Be the first to like this
Trading Agricultural Futures Options
Producing and buying agricultural products can be risky. Prices can rise rapidly if there is a threat to supply and fall equally fast if there is an overabundance. People need to eat so there is a fairly constant demand. A constant concern for production is the weather. The threat of drought in the American Great Plains, the Ukraine, Brazil, or Argentina can drive up soybean, corn, wheat, and cattle prices. Excellent weather across North America is predictive of abundant harvests of wheat from Texas to Alberta and a fall in wheat prices. Trading agricultural futures options is a common way to hedge risk for both producers and buyers of agricultural products. A farm co-operative may buy calls on corn futures whereas a meat processor may buy calls on pork bellies. They both buy options to hedge risk.
Hedging Instead of Speculating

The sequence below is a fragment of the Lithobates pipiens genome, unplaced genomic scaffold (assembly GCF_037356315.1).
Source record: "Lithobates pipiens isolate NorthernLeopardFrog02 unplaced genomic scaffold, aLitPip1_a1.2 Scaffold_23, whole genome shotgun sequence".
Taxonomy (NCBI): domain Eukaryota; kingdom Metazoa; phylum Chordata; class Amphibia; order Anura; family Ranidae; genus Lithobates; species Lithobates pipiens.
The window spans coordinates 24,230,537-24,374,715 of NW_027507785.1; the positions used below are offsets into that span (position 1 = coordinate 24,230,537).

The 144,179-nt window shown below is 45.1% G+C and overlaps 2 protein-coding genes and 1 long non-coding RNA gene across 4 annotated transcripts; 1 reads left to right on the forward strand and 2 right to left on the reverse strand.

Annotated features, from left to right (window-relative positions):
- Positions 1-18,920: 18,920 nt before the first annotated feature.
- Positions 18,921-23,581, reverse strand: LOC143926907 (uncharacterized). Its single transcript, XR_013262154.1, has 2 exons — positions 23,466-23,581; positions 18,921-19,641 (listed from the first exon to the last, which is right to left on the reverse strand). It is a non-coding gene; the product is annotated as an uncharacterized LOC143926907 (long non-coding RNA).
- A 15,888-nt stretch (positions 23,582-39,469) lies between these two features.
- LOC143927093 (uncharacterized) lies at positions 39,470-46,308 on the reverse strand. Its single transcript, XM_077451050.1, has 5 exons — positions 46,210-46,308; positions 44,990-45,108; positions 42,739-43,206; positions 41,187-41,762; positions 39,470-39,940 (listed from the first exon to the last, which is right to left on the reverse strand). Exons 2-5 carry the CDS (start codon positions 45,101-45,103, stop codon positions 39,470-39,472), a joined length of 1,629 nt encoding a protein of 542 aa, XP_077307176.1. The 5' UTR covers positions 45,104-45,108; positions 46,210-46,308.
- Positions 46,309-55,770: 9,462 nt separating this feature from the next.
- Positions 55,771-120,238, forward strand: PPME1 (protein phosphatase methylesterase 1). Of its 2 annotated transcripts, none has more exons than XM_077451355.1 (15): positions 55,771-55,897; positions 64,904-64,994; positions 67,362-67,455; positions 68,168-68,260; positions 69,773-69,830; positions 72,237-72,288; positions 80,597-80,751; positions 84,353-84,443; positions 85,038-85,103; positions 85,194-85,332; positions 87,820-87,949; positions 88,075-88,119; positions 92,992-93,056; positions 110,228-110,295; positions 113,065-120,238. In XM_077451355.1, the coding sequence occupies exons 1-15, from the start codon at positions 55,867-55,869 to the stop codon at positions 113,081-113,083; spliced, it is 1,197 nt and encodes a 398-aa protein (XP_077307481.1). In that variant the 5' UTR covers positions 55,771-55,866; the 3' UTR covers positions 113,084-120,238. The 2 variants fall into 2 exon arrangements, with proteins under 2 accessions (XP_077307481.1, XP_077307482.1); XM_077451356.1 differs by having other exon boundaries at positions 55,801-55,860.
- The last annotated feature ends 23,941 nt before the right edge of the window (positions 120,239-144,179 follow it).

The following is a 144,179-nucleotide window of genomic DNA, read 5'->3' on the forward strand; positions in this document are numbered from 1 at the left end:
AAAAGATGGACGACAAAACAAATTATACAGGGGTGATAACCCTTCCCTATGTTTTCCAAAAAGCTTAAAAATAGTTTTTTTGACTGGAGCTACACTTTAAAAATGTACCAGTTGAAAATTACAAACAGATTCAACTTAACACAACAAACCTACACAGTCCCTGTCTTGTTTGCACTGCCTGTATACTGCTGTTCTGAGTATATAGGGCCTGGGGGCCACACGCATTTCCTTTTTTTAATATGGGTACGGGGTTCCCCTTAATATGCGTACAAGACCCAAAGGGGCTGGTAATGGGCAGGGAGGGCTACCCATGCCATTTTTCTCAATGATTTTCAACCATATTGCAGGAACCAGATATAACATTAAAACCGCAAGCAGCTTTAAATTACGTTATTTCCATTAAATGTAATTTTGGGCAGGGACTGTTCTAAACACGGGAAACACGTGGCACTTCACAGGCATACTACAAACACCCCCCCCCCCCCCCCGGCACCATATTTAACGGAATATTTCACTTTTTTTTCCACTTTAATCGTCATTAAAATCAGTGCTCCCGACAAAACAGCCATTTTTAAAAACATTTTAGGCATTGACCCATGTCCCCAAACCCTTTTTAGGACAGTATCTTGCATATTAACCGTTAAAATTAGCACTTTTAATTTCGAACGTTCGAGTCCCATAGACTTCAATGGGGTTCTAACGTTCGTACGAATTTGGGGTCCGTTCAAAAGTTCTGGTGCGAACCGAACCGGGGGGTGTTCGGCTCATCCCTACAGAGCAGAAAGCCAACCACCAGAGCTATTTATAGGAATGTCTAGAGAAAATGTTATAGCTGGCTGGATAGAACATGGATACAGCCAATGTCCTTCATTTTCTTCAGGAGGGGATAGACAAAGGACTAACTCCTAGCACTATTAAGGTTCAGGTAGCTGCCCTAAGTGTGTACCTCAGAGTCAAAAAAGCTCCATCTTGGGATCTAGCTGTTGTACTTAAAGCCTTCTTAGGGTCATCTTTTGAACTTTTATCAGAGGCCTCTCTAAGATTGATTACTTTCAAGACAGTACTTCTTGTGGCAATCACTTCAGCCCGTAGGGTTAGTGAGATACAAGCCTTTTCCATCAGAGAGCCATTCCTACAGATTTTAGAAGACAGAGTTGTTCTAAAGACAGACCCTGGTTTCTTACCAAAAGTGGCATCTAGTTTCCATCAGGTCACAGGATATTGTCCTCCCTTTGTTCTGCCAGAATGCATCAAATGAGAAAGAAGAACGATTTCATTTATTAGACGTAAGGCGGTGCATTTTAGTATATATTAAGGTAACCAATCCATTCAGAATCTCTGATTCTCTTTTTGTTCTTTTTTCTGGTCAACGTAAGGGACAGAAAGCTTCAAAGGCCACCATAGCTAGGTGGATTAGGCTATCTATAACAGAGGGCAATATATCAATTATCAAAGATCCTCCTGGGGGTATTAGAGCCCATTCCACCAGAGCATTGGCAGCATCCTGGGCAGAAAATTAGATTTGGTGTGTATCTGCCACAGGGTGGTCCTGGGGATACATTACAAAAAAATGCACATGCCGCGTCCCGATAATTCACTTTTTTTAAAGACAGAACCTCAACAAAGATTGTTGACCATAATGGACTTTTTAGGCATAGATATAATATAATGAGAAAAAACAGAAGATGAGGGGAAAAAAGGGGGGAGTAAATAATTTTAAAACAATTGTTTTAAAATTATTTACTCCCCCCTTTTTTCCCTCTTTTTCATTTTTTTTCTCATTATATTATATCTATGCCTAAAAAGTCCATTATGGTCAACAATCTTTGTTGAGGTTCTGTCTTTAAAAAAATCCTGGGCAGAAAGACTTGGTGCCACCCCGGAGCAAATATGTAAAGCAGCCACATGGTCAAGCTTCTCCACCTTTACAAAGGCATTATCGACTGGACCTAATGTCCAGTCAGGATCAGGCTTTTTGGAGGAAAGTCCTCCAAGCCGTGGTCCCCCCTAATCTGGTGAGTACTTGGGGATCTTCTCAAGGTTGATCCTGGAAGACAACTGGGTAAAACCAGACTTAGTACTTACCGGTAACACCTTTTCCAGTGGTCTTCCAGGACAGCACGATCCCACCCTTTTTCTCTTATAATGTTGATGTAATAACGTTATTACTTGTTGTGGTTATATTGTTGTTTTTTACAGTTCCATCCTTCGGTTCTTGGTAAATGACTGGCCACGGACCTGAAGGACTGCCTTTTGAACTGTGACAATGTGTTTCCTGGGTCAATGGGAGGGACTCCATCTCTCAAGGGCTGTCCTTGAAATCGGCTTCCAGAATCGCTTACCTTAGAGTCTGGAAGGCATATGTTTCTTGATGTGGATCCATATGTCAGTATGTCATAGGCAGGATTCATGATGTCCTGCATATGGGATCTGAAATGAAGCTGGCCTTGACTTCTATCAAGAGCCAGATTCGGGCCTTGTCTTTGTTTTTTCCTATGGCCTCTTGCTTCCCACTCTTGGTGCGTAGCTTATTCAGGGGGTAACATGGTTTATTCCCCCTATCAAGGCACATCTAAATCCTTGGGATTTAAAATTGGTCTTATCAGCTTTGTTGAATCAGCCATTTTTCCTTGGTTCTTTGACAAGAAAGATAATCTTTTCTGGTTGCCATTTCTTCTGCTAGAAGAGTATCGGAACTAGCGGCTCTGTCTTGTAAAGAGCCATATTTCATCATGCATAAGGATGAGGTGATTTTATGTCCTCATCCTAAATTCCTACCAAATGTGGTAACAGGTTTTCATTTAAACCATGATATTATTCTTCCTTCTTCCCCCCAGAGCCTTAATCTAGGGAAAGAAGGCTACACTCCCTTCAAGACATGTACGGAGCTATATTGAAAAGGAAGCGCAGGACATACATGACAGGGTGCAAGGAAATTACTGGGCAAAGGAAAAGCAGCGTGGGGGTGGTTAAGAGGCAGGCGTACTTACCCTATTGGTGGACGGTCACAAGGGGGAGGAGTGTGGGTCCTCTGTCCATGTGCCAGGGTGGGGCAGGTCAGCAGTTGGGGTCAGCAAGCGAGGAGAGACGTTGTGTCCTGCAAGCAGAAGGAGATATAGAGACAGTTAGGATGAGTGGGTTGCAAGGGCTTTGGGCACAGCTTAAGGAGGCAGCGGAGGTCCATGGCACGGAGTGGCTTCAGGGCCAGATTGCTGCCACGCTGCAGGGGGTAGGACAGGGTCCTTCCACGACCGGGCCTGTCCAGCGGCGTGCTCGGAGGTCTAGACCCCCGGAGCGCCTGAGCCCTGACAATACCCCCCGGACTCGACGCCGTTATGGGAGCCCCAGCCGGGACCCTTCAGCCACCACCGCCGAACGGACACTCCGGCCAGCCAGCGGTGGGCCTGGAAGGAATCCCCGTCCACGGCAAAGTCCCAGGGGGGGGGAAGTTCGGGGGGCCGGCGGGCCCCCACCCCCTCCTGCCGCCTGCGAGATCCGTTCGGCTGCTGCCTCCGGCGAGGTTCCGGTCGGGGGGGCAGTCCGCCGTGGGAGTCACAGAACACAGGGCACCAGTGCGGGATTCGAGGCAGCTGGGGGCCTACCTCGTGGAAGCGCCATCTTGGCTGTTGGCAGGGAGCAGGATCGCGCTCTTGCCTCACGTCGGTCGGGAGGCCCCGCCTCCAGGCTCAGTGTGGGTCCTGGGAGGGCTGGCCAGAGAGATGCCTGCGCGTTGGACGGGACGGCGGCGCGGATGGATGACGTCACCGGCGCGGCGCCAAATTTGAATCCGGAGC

Producers and buyers are buying agricultural commodity futures in hedge business risk. They do not shop around for what they trade. They commonly limit themselves to buying puts and calls in trading agricultural commodity futures. A common approach is to retain the right to buy or sell a futures contract without tying up money and carrying risk through uncertain times. Producers and buyers watch long term weather forecasts to see if a drought in a major producing area such as the Ukraine, Brazil, or the American Midwest will drive commodity prices up. When a trader is fairly certain that prices will rise or fall he can buy or sell futures contracts with a fair expectation of profit. By trading agricultural futures options the trader does not have to commit to buy or sell until he sees the price move. A drought may resolve itself with plentiful rain and an excellent growing season may be ruined by hailstorms. Options trading gives producers and buyers the right to buy or sell agricultural commodity futures at advantageous prices, and avoid being tied up in a losing contract.